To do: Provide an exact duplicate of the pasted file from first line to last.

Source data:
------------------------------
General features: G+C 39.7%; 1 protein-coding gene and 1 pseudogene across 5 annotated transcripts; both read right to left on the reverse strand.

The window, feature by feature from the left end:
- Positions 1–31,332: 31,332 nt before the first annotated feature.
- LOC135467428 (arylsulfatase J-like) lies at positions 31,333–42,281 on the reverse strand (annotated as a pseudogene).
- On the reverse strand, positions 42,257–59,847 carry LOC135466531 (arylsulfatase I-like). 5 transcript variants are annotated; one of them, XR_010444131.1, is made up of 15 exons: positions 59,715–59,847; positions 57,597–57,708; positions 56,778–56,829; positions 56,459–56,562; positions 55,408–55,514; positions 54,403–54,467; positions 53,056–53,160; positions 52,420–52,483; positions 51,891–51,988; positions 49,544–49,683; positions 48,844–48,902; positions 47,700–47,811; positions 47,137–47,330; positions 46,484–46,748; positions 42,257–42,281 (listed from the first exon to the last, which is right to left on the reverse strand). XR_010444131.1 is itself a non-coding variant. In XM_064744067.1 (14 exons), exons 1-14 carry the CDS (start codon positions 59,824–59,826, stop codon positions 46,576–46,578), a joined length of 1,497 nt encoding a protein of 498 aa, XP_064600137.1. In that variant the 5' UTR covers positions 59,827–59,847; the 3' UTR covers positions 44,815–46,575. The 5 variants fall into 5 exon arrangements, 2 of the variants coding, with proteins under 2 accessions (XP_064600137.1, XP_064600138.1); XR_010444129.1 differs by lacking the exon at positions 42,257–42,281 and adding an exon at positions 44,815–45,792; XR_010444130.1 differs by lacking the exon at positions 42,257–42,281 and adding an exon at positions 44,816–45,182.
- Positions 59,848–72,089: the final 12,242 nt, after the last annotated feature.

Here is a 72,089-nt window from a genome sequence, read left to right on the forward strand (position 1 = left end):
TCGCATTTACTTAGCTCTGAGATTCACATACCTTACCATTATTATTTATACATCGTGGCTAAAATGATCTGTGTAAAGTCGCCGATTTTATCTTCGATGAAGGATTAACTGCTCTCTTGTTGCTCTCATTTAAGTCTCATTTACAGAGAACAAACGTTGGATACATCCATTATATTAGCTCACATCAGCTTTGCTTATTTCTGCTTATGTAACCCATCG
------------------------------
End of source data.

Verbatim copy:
General features: G+C 39.7%; 1 protein-coding gene and 1 pseudogene across 5 annotated transcripts; both read right to left on the reverse strand.

The window, feature by feature from the left end:
- Positions 1–31,332: 31,332 nt before the first annotated feature.
- LOC135467428 (arylsulfatase J-like) lies at positions 31,333–42,281 on the reverse strand (annotated as a pseudogene).
- On the reverse strand, positions 42,257–59,847 carry LOC135466531 (arylsulfatase I-like). 5 transcript variants are annotated; one of them, XR_010444131.1, is made up of 15 exons: positions 59,715–59,847; positions 57,597–57,708; positions 56,778–56,829; positions 56,459–56,562; positions 55,408–55,514; positions 54,403–54,467; positions 53,056–53,160; positions 52,420–52,483; positions 51,891–51,988; positions 49,544–49,683; positions 48,844–48,902; positions 47,700–47,811; positions 47,137–47,330; positions 46,484–46,748; positions 42,257–42,281 (listed from the first exon to the last, which is right to left on the reverse strand). XR_010444131.1 is itself a non-coding variant. In XM_064744067.1 (14 exons), exons 1-14 carry the CDS (start codon positions 59,824–59,826, stop codon positions 46,576–46,578), a joined length of 1,497 nt encoding a protein of 498 aa, XP_064600137.1. In that variant the 5' UTR covers positions 59,827–59,847; the 3' UTR covers positions 44,815–46,575. The 5 variants fall into 5 exon arrangements, 2 of the variants coding, with proteins under 2 accessions (XP_064600137.1, XP_064600138.1); XR_010444129.1 differs by lacking the exon at positions 42,257–42,281 and adding an exon at positions 44,815–45,792; XR_010444130.1 differs by lacking the exon at positions 42,257–42,281 and adding an exon at positions 44,816–45,182.
- Positions 59,848–72,089: the final 12,242 nt, after the last annotated feature.

Here is a 72,089-nt window from a genome sequence, read left to right on the forward strand (position 1 = left end):
TCGCATTTACTTAGCTCTGAGATTCACATACCTTACCATTATTATTTATACATCGTGGCTAAAATGATCTGTGTAAAGTCGCCGATTTTATCTTCGATGAAGGATTAACTGCTCTCTTGTTGCTCTCATTTAAGTCTCATTTACAGAGAACAAACGTTGGATACATCCATTATATTAGCTCACATCAGCTTTGCTTATTTCTGCTTATGTAACCCATCG